Authenticity verification of EIA reports by NGOs

Over the past couple of months some might have seen this billboard on highway 40 and around Montreal claiming that the sun is the real cause for global warming. In response to such a claim a Quebec based organization led a funding campaign, with Indiegogo, to offer a new billboard to the population of Montreal.(1)

(English: what science really says: climate is changing. Because of us.)

This introduces the main topic of this blog, What do we do when fallacious information is being presented as representing the scientific truth? In the case of Environmental Impact Assessments (EIAs) when such instances occur, agencies such as the Bureau d’audiences publiques sur l’environnement (BAPE), when mandated, would identify and offer suggestions. BAPE exists to offer a voice to those who believe negative environmental impacts could arise from upcoming projects(2). When the demand is felt the government would mandate BAPE to carry out an investigation.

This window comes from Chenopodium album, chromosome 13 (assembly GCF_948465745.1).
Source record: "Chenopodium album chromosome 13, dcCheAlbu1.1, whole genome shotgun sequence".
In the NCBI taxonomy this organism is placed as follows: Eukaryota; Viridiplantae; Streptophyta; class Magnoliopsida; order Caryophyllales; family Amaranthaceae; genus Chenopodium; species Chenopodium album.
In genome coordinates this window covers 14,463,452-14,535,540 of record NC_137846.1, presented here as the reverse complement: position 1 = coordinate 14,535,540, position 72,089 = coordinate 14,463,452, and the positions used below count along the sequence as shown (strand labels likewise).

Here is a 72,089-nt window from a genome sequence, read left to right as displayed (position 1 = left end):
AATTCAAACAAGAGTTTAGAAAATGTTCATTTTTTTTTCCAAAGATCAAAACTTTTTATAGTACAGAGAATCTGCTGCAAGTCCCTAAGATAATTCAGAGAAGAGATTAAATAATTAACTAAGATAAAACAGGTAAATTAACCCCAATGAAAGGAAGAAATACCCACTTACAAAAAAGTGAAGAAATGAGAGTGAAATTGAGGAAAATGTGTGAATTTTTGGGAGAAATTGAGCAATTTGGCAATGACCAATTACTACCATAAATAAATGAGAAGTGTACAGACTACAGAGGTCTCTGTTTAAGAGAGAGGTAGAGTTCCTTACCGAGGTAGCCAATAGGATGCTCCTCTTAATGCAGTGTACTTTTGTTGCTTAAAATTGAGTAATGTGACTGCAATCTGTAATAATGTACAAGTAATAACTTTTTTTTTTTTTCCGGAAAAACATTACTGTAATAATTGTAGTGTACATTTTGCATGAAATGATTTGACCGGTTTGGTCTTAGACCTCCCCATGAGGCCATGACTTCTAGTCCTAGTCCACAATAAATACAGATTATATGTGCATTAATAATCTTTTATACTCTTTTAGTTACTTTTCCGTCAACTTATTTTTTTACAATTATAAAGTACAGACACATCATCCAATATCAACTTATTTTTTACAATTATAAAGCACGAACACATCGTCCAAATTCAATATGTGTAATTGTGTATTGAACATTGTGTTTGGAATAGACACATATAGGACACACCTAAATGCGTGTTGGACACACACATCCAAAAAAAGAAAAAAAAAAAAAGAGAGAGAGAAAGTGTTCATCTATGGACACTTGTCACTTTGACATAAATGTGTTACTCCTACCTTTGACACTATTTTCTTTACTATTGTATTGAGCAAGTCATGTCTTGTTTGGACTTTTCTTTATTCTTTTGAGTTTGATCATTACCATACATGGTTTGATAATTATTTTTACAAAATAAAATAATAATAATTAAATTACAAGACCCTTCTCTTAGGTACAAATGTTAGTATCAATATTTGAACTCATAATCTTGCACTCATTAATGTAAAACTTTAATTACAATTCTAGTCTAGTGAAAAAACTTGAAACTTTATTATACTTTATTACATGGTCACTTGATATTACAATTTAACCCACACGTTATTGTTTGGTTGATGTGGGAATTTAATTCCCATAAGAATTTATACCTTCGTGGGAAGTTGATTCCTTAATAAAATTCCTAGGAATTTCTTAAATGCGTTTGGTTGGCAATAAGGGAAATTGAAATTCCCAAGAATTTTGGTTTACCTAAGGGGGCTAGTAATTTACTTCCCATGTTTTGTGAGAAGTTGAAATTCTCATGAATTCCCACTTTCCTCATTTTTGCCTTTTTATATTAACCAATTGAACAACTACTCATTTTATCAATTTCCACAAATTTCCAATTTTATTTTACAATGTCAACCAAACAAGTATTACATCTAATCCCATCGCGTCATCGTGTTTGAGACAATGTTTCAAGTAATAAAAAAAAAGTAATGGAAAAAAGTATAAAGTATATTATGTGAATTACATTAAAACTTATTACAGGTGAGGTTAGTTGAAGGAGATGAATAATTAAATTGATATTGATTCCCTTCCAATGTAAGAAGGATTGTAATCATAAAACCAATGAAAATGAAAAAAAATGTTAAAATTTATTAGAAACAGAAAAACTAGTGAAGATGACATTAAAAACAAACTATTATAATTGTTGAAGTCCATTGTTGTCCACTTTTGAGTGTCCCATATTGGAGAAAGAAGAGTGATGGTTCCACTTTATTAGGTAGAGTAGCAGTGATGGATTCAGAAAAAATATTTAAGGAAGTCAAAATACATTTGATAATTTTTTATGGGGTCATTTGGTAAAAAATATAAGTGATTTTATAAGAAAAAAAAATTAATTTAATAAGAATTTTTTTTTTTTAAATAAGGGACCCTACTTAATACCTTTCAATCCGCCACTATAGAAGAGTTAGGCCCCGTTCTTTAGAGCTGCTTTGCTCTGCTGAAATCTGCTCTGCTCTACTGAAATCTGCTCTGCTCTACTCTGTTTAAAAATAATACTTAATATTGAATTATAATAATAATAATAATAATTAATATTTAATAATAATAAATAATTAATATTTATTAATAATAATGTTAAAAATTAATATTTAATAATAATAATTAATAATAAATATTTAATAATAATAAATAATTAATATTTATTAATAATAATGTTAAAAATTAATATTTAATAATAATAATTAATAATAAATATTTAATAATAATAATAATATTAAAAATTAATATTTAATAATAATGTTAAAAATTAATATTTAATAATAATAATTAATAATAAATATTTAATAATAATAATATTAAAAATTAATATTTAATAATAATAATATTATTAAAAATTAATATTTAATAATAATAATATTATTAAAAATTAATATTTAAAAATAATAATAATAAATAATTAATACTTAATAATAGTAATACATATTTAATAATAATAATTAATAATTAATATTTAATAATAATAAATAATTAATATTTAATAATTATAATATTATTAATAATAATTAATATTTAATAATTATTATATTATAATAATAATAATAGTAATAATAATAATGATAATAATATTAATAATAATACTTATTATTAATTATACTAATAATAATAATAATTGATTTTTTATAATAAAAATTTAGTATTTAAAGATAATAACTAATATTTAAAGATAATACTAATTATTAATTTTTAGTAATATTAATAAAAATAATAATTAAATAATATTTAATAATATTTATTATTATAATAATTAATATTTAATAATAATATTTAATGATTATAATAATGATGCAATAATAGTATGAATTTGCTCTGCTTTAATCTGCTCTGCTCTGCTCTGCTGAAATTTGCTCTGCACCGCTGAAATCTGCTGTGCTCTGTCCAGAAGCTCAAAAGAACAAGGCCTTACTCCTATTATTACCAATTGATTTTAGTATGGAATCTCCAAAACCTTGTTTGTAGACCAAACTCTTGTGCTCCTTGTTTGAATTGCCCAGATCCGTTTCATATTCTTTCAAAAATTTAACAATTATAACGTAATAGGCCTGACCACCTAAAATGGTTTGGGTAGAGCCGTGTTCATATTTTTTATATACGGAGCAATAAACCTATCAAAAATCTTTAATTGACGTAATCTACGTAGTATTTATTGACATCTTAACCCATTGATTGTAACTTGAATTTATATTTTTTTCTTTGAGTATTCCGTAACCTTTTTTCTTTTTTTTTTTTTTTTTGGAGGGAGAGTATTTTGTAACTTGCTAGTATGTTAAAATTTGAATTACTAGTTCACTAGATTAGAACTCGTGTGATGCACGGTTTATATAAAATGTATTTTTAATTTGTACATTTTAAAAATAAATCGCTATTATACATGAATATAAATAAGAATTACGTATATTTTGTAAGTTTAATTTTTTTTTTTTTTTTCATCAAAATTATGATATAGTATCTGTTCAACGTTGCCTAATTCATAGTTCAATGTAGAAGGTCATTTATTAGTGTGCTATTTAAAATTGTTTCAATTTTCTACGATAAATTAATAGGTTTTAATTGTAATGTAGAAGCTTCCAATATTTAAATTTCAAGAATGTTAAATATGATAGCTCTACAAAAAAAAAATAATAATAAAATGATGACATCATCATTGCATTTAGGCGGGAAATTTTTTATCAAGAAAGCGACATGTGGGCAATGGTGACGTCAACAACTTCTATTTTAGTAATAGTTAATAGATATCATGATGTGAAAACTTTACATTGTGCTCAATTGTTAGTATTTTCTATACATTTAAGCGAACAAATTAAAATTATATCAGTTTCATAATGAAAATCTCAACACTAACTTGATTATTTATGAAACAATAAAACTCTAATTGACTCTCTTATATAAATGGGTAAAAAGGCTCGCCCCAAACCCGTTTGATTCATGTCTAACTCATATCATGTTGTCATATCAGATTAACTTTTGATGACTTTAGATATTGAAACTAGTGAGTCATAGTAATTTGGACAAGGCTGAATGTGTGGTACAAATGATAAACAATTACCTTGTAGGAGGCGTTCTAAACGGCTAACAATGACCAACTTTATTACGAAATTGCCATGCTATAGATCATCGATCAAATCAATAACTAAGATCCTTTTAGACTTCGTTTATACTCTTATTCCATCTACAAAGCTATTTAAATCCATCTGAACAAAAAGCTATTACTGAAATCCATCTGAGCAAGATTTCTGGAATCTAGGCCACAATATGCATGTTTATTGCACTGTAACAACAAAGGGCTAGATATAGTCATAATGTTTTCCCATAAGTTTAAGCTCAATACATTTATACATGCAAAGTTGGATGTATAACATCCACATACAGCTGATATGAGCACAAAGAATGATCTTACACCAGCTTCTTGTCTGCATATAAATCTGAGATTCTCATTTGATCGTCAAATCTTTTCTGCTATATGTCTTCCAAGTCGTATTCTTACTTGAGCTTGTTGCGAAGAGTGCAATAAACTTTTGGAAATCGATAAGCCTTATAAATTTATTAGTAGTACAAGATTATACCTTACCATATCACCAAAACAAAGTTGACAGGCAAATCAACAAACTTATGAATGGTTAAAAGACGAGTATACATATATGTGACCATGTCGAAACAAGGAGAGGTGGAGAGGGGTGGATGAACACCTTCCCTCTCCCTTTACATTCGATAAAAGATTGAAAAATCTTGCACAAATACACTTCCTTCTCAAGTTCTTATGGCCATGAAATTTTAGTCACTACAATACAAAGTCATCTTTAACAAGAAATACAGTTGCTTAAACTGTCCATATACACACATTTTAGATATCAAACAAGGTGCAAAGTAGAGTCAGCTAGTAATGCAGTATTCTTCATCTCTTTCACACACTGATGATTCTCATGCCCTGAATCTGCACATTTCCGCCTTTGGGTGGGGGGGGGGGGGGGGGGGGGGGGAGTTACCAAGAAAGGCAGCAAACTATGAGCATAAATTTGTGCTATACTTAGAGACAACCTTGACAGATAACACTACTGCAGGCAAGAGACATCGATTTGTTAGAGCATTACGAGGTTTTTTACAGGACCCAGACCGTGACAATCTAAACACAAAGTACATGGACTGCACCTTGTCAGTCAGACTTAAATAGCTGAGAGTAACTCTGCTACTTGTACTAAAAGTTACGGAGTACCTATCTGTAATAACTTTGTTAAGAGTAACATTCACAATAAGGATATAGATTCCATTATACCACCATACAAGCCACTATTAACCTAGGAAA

Le Bape a pour mission d’éclairer la prise de décision gouvernementale dans une perspective de développement durable, lequel englobe les aspects biophysique, social et économique” (2)

(English: BAPE’s mission  is to enlighten the decision making process for the government,  keeping in mind sustainable development, which encompasses the biophysical, social and  economic sphere. )

There is an obvious need to have a regulatory agency who would protect the public in EIAs, which would act like consumer protection does with deceptive business practices(3 & 4). It would expose misleading information presented to the public related to the implementation of development projects.  The public could gather all the false or erroneous facts, with the help of  social media, such as twitter. Once reported and confirmed, all the information could be collected in one area, possibly a web page. Then a specialist could potentially provide an alternative explanation to what is being claimed.

When NGOs  find errors

Lacking an agency do this task, we could turn to NGOs, which have been known to report instances where sure incidences were found in EIA reports.  Here are two case studies where  NGOs have acted in the interests of the public when faced with shady EIA reports.